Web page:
Post-exposure passive immunisation for preventing measles (Review)

Young, Megan K., Nimmo, Graeme R., Cripps, AllanW and Jones, Mark A. (2014) Post-exposure passive immunisation for preventing measles (Review). Cochrane Database of Systematic Reviews, 4 4: CD010056.1-CD010056.50. doi:10.1002/14651858.CD010056.pub2

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Author Young, Megan K.
Nimmo, Graeme R.
Cripps, AllanW
Jones, Mark A.
Title Post-exposure passive immunisation for preventing measles (Review)
Journal name Cochrane Database of Systematic Reviews   Check publisher's open access policy
ISSN 1469-493X
Publication date 2014-01-01
Year available 2014
Sub-type Critical review of research, literature review, critical commentary
DOI 10.1002/14651858.CD010056.pub2
Open Access Status File (Publisher version)
Volume 4
Issue 4
Start page CD010056.1
End page CD010056.50
Total pages 61
Place of publication Oxford, United Kingdom
Publisher John Wiley and Sons Ltd.
Language eng
Formatted abstract
People who have had measles, or measles vaccine, have antibodies against the virus in their blood that protect them from developing measles should they come into contact with it. These antibodies can be extracted from blood donated by these individuals.

If people without antibodies come into contact with someone who is contagious with measles, they are likely to contract the disease. Measles is usually debilitating and can have serious consequences including death, so preventing it is desirable. One way of preventing measles in this group, when they do come into contact with a contagious person, is to inject them with antibodies that have been extracted from blood donations. This has been practised since the 1920s, but measures of its effectiveness have varied and the minimum amount of antibodies that we can give to prevent measles is unknown.

Based on seven studies (1432 people), of overall moderate quality, injecting antibodies into a muscle of people who came into contact with measles, but lacked their own antibodies, was effective at preventing them catching the disease compared to those who received no treatment. Using the modern day antibody preparation, people were 83% less likely to develop measles than those who were not treated. It was very effective at preventing them developing complications if they did contract measles and very effective at preventing death. The included studies generally did not intend to measure possible harms from the injections. Minor side effects were reported, such as muscle stiffness, redness around the injection site, fever and rash. Importantly, only two studies compared the measles vaccine with the antibody injection in this group of people, so no firm conclusions could be drawn about the relative effectiveness of these interventions.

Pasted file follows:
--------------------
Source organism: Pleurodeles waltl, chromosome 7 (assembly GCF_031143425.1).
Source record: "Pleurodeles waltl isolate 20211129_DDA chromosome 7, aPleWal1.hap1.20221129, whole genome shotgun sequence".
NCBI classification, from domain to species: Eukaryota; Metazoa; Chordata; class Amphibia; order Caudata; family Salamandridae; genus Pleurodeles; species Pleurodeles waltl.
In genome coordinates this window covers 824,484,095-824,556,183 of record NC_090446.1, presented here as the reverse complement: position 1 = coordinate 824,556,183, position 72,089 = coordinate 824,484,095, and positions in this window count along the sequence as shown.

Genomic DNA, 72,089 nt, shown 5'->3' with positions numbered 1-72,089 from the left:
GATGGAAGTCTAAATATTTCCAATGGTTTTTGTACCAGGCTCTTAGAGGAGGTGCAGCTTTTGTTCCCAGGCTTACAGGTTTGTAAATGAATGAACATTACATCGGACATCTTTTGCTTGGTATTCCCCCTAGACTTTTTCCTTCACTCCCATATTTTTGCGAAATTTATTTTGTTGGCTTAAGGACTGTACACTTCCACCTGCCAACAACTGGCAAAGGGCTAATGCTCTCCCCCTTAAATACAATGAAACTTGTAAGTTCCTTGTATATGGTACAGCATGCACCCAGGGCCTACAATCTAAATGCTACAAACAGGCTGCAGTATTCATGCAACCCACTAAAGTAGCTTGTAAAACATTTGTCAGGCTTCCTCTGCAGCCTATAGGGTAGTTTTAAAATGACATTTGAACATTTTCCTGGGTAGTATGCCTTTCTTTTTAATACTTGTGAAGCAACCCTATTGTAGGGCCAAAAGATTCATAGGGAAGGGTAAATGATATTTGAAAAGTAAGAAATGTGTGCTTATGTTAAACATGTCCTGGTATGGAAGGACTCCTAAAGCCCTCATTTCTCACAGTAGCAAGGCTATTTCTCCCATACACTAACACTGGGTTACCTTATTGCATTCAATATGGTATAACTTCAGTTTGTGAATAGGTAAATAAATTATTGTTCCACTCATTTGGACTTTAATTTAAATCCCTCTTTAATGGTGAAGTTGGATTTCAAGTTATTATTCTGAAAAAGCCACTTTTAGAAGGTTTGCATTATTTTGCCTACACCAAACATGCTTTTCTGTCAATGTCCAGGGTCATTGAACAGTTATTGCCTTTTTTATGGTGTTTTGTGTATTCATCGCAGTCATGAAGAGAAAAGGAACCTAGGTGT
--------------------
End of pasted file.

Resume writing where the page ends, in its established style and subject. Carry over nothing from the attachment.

The antibody injection is often recommended for pregnant women, infants and immunocompromised people (if they do not have their own antibodies to measles and come into contact with someone who is contagious with measles). The included studies did not include these groups of people, so it is unknown whether the effectiveness of antibody injections is different for them. We were also unable to identify the minimum dose of antibodies required as only one study measured the specific amount of measles antibodies in the injections and one other study estimated this figure; the results of these two studies were not consistent.
Keyword Human Plasma Fractionation
Immune Serum Globulin
Convalescent Serum
Prophylactic Value
United States
Q-Index Code C1
Q-Index Status Confirmed Code
Institutional Status UQ

Document type: Journal Article
Sub-type: Critical review of research, literature review, critical commentary
Collections: Official 2015 Collection
School of Public Health Publications
 
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